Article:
Burton’s Blog 6/27: Your dog’s been bitten by a tick. Now what?

tick bite

Your dog’s been bitten by a tick. Now what?

Tick season is in full swing now and will remain so for the next 5 or 6 months. Even after November, depending on the weather, ticks can still be active and deadly.

There are right ways and wrong ways to dislodge an embedded tick. A lot has been written about what to do when bitten by these dastardly blood suckers. One thing you’ll read is the suggestion to save the tick and take it to your doctor to see if the tick carried Lyme. They’ll test for other pathogens as well, but with regards to Lyme disease I have talked to personal care physicians and their recommendation in our area of Western Pennsylvania is to assume infection. They’ll automatically give the patient a round of doxycycline. The incidence of ticks carrying Lyme is so high that we must assume the tick is infected.

Now for removing the tick. You will need a simple piece of equipment called a mosquito hemostat. The hemostat is a tool used in the medical profession to clamp blood vessels or tag sutures. We carry them in our stores for the purpose of grappling with ticks. Some articles recommend tweezers; however tweezers leave a lot of latitude for shape and ability of the tool. There are many types. You will need a narrow tip with a strong grip to remove the tick cleanly.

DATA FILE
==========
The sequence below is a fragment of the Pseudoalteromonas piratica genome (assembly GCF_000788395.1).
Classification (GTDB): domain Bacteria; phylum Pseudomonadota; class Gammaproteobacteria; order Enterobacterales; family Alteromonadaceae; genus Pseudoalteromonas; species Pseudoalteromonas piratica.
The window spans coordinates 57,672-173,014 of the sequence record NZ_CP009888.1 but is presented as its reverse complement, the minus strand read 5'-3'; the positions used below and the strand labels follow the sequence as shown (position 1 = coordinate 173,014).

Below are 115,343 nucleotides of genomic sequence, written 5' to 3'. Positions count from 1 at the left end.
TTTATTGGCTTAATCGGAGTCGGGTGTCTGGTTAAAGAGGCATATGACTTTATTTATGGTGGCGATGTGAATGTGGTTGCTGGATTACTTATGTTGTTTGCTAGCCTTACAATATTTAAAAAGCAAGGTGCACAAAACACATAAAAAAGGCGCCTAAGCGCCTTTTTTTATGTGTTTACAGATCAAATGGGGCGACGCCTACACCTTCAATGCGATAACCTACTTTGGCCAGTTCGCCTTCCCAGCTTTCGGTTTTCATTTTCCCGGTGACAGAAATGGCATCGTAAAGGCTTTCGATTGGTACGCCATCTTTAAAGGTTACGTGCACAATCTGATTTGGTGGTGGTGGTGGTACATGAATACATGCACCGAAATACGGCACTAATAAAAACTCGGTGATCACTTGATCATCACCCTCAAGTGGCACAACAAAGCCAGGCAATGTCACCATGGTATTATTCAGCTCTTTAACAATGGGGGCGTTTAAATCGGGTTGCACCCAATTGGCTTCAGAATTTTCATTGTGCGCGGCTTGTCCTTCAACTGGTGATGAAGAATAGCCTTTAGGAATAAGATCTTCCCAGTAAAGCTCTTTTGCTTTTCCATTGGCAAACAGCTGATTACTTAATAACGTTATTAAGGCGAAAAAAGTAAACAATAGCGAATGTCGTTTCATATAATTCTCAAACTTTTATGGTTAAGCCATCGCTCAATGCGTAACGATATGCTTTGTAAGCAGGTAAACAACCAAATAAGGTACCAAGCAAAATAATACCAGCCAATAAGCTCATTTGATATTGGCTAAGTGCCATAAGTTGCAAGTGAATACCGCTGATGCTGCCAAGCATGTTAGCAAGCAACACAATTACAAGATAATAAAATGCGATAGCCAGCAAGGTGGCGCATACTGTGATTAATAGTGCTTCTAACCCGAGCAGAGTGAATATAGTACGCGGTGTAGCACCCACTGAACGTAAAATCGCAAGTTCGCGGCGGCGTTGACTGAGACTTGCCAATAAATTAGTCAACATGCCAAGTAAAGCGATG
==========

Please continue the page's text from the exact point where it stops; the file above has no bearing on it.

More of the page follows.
mosquito hemostat

Examples of a strong pair of tick-grabbing tweezers (left) and a mosquito hemostat (right).

The mosquito hemostat will clamp down and is made of stainless steel that has a strong grip when used. Now for removing the tick. Grab the tick as close to the skin as possible and pull steadily straight up. Do not twist or jerk it. Even when great care is taken you might leave the mouth parts in the skin. Your body will heal over the tick mouth parts and eventually expel them. You won’t even know it happens in most cases. You can save the tick if you want in a freezer bag. Store them in the freezer until you decide what you need to do with them.

Once the tick is removed, clean the area with alcohol or an antiseptic and keep your eye on the location to see if there are any red areas. Under no circumstances should you wait to see if there are symptoms of Lyme before seeking treatment. Assume the worst and immediately go see your doctor. That is the safest course of action due to our scourge of tick-born diseases.

Now for some additional information that may be helpful. People wait until they find ticks on their pet to react. Be proactive! Prevent ticks from biting you or your pet in the first place. Putting a flea or tick toxin topical or collar on your pet is fine, but don’t assume that is all you need to do. That is a little short of being careful. You can’t assume 100% effectiveness, and it only takes one bite to cause Lyme Disease. Use your topicals, but also check for ticks and fleas by inspecting your pet with a flea comb on a light or white sheet.

A lot has been made of Seresto Collars the last two years but I prefer Advantix II (Bayer) or Advantect II (Generic). Brand and generic varieties exist for most flea and tick topical applications and collars in our stores. As an example, Advantect II is only $39 for 4 months and Advantix II (Bayer) is between $58 and $63. Save money where it makes the most sense.